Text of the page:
chapter 2

Trademark Registration



A sign that you can use to distinguish your goods or services from those of other traders. A trade–mark can be represented graphically in the form of your company's logo or a signature.

—Intellectual Property Office

In the competitive and constantly changing digital marketplace, a trademark is a very valuable asset. It differentiates your business and the quality of your products from those of your competitors. Your trademark carries your reputation with it, and reinforces long-term relationships with your buyers. It’s important to be aware of trademarks not only to protect your rights but also to ensure that you’re not infringing on the rights of others when creating one.

The Intellectual Property Office of Singapore (IPOS) is responsible for registering and enforcing your rights as a mark holder. They’re a resource you can access to gather information, ask questions, check the registry of current marks and begin the registration process.

As long as your mark is distinctive, it can be:

letters, words, names, signatures, labels, devices, tickets, shapes & colours—IPO


You cannot register:

(i) Descriptive marks (with words such as "best" or "cheap").
(ii) Marks that are confusing with existing marks.
(iii) Immoral or offensive marks.
(iv) Marks that are common to your trade and don’t distinguish your goods or services.

IPOS allows for the entire registration process to be completed online through its e–Trademark service, which makes it even easier to get the protection your brand needs.

Before registering your mark formally with IPOS, there are some factors to consider. First, check the IPOS registry to make sure your mark is unique. This increases your chances of being approved. No mark is all encompassing, so the next step is to characterize the wares and services the mark will be attached to.



(i) International classification system used to classify goods and services for the purposes of mark registration.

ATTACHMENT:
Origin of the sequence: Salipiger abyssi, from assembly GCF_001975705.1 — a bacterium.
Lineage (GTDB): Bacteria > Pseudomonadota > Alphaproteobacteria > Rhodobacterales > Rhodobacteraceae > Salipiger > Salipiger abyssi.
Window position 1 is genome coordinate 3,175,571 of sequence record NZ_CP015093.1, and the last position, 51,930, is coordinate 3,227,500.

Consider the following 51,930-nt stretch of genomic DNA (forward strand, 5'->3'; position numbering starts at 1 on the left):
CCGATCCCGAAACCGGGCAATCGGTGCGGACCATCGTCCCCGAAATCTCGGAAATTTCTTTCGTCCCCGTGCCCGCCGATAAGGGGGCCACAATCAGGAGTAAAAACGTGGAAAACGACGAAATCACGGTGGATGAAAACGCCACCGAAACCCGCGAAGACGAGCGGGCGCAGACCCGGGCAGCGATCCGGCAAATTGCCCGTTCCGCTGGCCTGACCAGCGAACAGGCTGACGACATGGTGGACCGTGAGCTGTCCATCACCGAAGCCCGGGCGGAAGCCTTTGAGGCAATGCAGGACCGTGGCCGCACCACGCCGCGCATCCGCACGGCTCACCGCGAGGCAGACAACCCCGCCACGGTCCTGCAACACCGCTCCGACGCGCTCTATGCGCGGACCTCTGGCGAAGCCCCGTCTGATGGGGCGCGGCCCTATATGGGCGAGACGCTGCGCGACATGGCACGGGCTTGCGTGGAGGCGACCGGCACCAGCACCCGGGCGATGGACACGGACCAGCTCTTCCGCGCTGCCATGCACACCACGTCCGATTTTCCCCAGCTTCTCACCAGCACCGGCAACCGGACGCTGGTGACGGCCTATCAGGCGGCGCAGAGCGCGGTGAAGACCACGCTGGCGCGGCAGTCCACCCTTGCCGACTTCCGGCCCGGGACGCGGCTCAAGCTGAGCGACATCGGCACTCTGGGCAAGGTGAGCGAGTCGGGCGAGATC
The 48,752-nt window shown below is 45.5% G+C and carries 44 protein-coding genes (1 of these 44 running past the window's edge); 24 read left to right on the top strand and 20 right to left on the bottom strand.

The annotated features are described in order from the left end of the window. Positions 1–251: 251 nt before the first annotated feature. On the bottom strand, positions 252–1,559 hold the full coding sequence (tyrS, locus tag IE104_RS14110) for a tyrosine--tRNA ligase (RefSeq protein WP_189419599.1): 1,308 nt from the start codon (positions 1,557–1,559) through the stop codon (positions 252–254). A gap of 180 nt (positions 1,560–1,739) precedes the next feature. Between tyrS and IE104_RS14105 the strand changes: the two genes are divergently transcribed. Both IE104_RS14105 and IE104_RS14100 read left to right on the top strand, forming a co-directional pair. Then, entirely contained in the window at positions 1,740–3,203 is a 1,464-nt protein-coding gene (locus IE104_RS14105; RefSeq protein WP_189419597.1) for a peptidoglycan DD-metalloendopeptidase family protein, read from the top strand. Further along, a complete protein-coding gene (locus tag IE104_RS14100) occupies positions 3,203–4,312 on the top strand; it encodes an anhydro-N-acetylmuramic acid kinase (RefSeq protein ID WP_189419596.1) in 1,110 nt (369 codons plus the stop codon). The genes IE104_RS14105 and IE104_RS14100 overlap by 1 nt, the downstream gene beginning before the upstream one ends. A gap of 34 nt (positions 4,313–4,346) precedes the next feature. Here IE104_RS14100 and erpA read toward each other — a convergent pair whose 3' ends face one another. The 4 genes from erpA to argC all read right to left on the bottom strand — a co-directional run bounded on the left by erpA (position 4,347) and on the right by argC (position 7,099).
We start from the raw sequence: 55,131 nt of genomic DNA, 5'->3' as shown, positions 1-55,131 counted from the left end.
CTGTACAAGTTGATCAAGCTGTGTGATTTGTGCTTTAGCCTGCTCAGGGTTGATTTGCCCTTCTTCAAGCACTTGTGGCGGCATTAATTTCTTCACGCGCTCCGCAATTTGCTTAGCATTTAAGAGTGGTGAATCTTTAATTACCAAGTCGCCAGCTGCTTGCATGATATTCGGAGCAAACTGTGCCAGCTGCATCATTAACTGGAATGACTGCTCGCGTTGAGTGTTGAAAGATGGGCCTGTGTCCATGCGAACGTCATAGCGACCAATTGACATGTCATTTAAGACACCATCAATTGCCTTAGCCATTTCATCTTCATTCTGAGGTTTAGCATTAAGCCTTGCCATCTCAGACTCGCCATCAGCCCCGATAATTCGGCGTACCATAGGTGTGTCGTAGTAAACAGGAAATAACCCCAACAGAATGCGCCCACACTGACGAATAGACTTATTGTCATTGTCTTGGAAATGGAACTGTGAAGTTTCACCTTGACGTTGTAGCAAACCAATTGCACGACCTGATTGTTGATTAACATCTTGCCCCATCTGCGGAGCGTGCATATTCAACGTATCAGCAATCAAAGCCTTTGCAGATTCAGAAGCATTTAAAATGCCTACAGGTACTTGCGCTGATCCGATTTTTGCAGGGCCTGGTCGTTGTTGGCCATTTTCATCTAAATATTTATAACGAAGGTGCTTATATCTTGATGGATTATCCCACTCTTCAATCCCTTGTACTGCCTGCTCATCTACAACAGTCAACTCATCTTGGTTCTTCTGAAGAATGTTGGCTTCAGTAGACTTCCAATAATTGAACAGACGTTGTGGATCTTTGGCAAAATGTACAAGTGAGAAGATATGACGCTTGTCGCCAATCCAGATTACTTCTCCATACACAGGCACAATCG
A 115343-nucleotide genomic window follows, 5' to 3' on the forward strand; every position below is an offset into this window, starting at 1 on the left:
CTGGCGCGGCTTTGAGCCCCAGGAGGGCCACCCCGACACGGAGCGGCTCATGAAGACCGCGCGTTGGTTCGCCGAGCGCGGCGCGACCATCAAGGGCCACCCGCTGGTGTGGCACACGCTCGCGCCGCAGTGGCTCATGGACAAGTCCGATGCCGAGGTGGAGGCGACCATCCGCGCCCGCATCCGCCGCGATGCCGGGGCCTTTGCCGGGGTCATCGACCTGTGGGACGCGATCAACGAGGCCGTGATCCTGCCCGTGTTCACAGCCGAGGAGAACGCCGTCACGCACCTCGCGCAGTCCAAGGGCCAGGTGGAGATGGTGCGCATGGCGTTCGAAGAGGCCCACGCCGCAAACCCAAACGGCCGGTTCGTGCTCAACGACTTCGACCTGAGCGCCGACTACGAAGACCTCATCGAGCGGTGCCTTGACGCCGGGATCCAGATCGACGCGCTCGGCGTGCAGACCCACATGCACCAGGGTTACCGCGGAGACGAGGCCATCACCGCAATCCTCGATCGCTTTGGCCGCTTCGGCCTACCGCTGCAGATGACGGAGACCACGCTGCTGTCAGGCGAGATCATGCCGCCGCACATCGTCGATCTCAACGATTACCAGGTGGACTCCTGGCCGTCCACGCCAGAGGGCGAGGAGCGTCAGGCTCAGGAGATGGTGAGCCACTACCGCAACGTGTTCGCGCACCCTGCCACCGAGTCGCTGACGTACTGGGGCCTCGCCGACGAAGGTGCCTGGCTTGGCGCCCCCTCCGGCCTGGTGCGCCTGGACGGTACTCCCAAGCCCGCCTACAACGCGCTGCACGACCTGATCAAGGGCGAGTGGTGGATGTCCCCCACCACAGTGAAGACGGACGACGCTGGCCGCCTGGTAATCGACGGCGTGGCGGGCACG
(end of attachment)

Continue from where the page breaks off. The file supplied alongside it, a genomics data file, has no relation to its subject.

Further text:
(ii) Creates a uniform list of classification across countries.

In Singapore, the IPOS uses the NICE classification of goods and services, providing 45 classes you must choose from. This step is important because it controls the scope of your rights and the likelihood of others opposing your mark. If the list you provide is too narrow, your scope of rights will be limited. If the list is too broad, however, it increases the chance that your mark will be opposed

There’s no legal requirement for you to register your trademark, but there are benefits for your brand if you do. Registering your mark gives you the exclusive right to use it in Singapore. In the event that someone does use your mark, it’s easier for you to take legal action because the registration is enough proof that you own the mark. An unregistered mark holder can only enforce their rights on the basis of “passing off,” which is difficult and expensive to prove. A trademark is an asset to your business that is worth protecting, and registering your mark is the best way to do that.

Registered Marks

(i) Can bring action for infringement.

(ii) Becomes property that can be sold or licensed.

(iii) Statutory monopoly of the mark.

(iv) Deters others from using it.


Unregistered Marks

(i) Can bring action for "passing off".

(ii) More difficult to
bring legal action.

(iii) Must prove the good
faith of the mark.

Always remember that the law is fluid and subject to change. Although trademarks are an established area of the law, be sure to stay informed about the changes relevant to you and your business. IPOS is a good resource for keeping up to date and ensuring that your rights are maintained. Trademarks are valuable assets, and it’s up to you to capitalize on and protect this aspect of your brand.

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